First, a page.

"Kee" Points with Jim Kee, PhD.

This Friday we will get the advance estimate for 3rd quarter GDP growth, and consensus estimates seem to be converging around the 2.5%-3% range. Nowcasting models are a little lower, with the Atlanta fed at 2% and the New York fed’s model at 2.2%. Either way it is an improvement over the first few quarters, but not much. If the fed raises rates by year end it won’t be because of excessive growth or inflation concerns. Probabilities calculated from futures markets (Chicago Mercantile Exchange) suggest that the odds of a rate hike by year’s end are a little bit better than a coin toss, or around 63%. As an aside, one of my strong dislikes in this business occurs when people make statements regarding probabilities that are not calculated from market-based data like futures data. Take, for example, the statement “We see a 20% probability of recession next year.” That is not a falsifiable statement, meaning that it cannot be proven wrong regardless of the outcome. That is, it is not wrong if we don’t get a recession and it is not wrong if we do get a recession. I know falsifiability is a pretty tough standard to impose on a world characterized by uncertainty, but it is a great way to evaluate various commentaries. The next time you hear a provocative forecast or prediction, just ask yourself, “Is that statement falsifiable? Is it stated in a way that the turn of events can prove it right or wrong?”

Looking broadly over the world, the last few weeks have actually yielded some positive economic data from around the world. Third quarter GDP from China came in at 6.7%. That’s the third quarter of 6.7% growth in a row for China(!), which suggests that it is a somewhat “managed” number. However, recent research published by the Federal Reserve indicates that models which use more objective data to estimate Chinese GDP growth tend to match the official numbers pretty well. This corroborates other research on the same topic that I talked about in Kee Points several years ago that also found that official numbers squared pretty well with private sector estimates. In any event, I continue to think that the current Chinese numbers reflect temporary stimulus efforts, and that 2017 should be more challenging for China. European data too is coming in a bit better than expected in light of Brexit (and other things, like debt, refugees, etc.). Here again, I think the biggest impact of these developments will take time to show up in the data. The UK in particular has enjoyed a temporary stimulus from the weaker pound, which stimulates sales to foreigners in the short-term. Currency depreciation effects, however, tend to produce temporary stimulus rather than permanent improvements in a country’s long-term growth path. Data from Japan is also picking up a bit (manufacturing) or coming in less negative than expected (exports). The Bank of Japan’s emphasis on targeting zero percent 10-year rates and positive inflation at least takes away any guesswork as to whether the Japanese central bank will remain accommodative (it will). In the US, corporate earnings for the third quarter are also coming in ahead of expectations for both sales (topline) and profits (bottom line), with about a quarter of S&P 500 companies reporting so far. And finally, remarks from Saudi Arabia’s oil minister, Khalid al-Falih, in London suggest more stabilization in oil prices ahead relative to what we’ve seen over the past few years.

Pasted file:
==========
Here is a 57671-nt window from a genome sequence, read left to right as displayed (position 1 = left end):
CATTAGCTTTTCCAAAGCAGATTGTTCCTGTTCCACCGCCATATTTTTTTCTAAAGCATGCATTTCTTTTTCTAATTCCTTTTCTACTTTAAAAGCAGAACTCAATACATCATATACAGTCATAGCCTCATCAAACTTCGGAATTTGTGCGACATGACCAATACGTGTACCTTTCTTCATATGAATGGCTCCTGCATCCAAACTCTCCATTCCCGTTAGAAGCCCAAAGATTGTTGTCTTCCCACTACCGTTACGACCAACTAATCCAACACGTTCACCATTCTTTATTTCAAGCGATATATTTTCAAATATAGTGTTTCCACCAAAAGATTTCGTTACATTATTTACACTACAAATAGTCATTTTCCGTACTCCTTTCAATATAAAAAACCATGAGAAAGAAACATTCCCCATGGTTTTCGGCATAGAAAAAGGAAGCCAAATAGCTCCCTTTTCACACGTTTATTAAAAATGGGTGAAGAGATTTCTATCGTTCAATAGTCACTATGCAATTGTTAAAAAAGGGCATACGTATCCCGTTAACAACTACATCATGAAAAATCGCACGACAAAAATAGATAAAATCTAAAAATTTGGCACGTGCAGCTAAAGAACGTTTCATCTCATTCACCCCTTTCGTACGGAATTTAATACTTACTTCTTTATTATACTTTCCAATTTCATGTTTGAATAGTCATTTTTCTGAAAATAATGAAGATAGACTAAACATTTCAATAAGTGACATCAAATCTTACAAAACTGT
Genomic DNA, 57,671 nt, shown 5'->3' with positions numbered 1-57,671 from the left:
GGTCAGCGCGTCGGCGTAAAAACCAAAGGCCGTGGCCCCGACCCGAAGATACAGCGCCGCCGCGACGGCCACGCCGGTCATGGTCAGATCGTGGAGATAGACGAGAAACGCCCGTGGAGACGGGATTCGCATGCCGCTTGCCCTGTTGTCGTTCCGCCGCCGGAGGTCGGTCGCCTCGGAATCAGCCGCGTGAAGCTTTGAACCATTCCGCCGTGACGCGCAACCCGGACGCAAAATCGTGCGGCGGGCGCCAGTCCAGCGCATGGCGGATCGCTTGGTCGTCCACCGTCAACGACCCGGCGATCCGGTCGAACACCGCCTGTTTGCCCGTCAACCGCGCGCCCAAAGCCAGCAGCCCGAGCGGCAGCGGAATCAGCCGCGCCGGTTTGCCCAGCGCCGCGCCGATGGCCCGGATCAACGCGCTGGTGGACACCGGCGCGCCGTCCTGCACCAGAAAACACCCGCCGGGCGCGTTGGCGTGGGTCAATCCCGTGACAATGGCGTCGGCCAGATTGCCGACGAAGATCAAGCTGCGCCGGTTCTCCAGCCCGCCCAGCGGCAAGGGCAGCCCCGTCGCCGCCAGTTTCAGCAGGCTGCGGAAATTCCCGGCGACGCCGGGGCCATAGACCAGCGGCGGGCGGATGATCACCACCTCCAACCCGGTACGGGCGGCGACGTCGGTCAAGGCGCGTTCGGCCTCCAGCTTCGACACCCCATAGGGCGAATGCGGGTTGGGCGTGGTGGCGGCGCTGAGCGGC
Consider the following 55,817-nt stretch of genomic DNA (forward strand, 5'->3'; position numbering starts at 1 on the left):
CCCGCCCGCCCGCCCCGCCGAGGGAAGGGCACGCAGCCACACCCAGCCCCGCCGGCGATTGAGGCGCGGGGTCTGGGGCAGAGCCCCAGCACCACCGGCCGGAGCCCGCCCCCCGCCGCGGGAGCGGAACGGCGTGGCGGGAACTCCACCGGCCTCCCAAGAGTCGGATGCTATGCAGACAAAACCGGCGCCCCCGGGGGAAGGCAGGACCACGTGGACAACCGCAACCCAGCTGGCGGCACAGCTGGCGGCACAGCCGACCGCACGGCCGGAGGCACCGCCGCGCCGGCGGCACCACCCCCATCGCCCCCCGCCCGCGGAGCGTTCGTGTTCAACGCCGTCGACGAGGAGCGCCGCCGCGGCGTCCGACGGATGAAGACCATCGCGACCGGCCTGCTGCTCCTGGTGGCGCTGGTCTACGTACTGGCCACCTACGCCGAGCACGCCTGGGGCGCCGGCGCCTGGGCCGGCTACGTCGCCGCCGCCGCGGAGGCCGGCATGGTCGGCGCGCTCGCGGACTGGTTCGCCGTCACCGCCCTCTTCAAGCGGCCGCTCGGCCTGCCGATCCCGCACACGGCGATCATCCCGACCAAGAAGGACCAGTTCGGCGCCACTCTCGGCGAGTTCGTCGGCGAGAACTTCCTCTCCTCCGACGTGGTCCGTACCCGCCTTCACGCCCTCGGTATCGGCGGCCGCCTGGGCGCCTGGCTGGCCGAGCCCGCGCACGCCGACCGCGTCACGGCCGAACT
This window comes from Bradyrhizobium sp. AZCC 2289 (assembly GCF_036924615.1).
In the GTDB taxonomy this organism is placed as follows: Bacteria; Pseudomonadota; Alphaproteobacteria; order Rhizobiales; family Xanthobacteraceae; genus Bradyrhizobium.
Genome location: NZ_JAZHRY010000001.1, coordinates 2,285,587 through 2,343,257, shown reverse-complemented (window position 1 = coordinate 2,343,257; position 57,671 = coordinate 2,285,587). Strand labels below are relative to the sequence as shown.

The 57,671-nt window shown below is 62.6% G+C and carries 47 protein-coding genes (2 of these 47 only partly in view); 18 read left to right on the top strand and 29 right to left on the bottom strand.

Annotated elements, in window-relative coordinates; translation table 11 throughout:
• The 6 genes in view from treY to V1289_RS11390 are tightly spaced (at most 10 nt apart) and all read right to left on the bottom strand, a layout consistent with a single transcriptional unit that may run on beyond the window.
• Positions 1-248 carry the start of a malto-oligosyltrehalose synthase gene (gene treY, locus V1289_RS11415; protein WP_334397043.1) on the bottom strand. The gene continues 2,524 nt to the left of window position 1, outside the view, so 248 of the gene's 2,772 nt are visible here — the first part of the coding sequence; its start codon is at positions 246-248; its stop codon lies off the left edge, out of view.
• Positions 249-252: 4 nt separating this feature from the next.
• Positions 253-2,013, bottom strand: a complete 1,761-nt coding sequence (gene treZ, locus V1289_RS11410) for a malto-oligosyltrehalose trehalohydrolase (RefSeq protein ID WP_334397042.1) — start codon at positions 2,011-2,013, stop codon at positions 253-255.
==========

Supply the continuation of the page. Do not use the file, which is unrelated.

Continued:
Is cash going away? That’s a question that the Federal Reserve Bank of San Francisco addressed recently. Their results surprised me, as economists have been talking about a “cashless society” for at least four decades. In their blog, “Cash Myths Busted,” the bank has a fun and provocative online quiz. Among the results are:  (1) The fact that the demand for currency is actually growing. (2) The average consumer uses cash for about two-thirds of purchases under $10. (3) More than 90 percent of purchases are made in person, not online.  (4) Transportation services (taxis, buses, etc.) make up a small 2.2 % of cash spending, so ride-sharing apps thus far have had little impact on the use of cash. 5) Contrary to popular belief, millennials use mostly cash to pay back a debt or give a monetary gift.

Since we are now two weeks out until the election, I thought that I would provide you with a quick update from Pollyvote. Currently, Pollyvote has 54% odds of Hillary Clinton winning and 46% odds of Donald Trump winning.